[ Contents of this issue | Other online articles ]
This archive is hosted by
Political Research Associates on its Public Eye website
The material posted here is not current

the Body Politic
Vol. 01, No. 09 - September 1991, Page 20
Copyright © 1991, 1998 by the Body Politic Inc.

Braying at The Supreme Court

Bray v. Alexandria Women's Health Clinic

By Anne Bower

On November 9, 1989, the United States District Court in Washington DC granted an injunction against Operation Rescue activities associated with The DC Project. Planned Parenthood of Metro Washington, N.O.W., NAF and others had sought relief claiming that defendants "conspired to deny the constitutional rights to travel and the privacy of women seeking abortion services in violation of federal civil rights statue 42 U.S.C.A. § 1985(3)." Judge Oberdorfer agreed.

The Court also found that blockading medical clinics where abortion related services were performed was speech not protected by the First Amendment. Judge Oberdorfer's injunction was the beginning of what has become Bray v. Alexandria Women's Health Clinic, a case which has the potential to remove one of the underpinnings of many injunctions across America that prohibit Operation Rescue blockades.

The following, is a discussion of the series of events leading to Bray, excerpts from the amicus brief filed by NARAL and 28 other pro-choice organization, and an explanation of what is at stake in this case.

Court of Appeals

A Permanent Injunction was eventually granted and Operation Rescue appealed to the Fourth Circuit Court, which handed down a ruling in September 1990.

The central issue in this ruling was that women qualify as a "protected class" under the civil rights conspiracy statute §1985(3). The court found that women seeking abortions and abortion related services had the right to travel interstate in search of medical care.

"...the activities of appellants in furtherance of their beliefs had crossed the line from persuasion into coercion and operated to deny the exercise of rights protected by law."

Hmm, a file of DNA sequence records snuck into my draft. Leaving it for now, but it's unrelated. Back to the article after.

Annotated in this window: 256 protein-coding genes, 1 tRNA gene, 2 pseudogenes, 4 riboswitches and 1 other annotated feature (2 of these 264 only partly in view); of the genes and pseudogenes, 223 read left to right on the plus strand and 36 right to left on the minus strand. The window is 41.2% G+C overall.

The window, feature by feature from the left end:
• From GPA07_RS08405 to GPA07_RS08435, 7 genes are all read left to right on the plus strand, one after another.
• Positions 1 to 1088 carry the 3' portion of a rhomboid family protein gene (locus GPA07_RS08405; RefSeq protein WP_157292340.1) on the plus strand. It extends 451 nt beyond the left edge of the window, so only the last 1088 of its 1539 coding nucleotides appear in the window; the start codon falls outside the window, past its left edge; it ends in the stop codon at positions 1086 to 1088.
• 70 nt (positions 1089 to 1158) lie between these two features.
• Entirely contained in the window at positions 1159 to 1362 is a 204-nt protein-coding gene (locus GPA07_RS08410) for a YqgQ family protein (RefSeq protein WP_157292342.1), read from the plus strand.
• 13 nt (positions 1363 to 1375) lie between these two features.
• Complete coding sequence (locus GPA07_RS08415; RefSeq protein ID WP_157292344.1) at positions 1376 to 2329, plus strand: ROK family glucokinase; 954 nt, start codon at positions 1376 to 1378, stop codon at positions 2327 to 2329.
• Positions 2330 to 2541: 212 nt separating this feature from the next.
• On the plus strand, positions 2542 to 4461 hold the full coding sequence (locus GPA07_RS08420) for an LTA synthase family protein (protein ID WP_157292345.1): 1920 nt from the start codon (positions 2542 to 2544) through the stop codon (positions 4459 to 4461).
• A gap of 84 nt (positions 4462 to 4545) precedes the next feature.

However, the court refused to expand the injunction to "prohibit any intimidation, harassment or disturbance of patients" who were seeking services. The judgment of the district court was affirmed.

The Supreme Court

Both sides appealed the ruling and eventually Bray was scheduled to be argued October 16, 1991. An Amici Curiae Brief of "29 organizations committed to women's health and equality", was authored by the NARAL legal staff and filed May 13, 1991.

The brief makes two major points in its argument, and uses as supporting evidence letters from women who were seeking an abortion during an OR blockade, plus volunteers escorts and clinic personnel who attempted to care for patients during a blockade.

Argument I

Women are members of a valid class protected under 42 U.S.C. §1985(3).

A. A Sex-Based Class Satisfies the Statue's Class Requirement.

The broad language of the civil rights statute and the statute's legislative history support a finding that women form a cognizable class. The statute offers protection to "any person or class of persons" who are the subject of private conspiracies to deprive them of the equal protection of the law.

The OR literature on the DC Project offers clear proof that the "petitioners" were conspiring to deprive women of the ability to obtain an abortion.

All seven of the United States Courts of Appeals that have considered the issue over the last 12 years, have held that women are a class protected by this statute.

B. Petitioners' Conspiracy Interferes With Rights Possessed By Potentially All Women.

It is a startling fact brought out in the brief, that 83% of the counties in America do not have an abortion providers. Obviously, many women have to travel to obtain abortion services. OR has conspired all over the country to block women from entering medical facilities where reproductive health care is provided and abortions are performed.

Petitioners' argue that women seeking abortion are a sub-class of women and can not be protected by §1985(3). The brief argues that at some time in their lives, the vast majority of women will need the medical services provided at these facilities, and therefore, the constitutional rights of all women are being infringed in regard to travel when OR stages a blockade.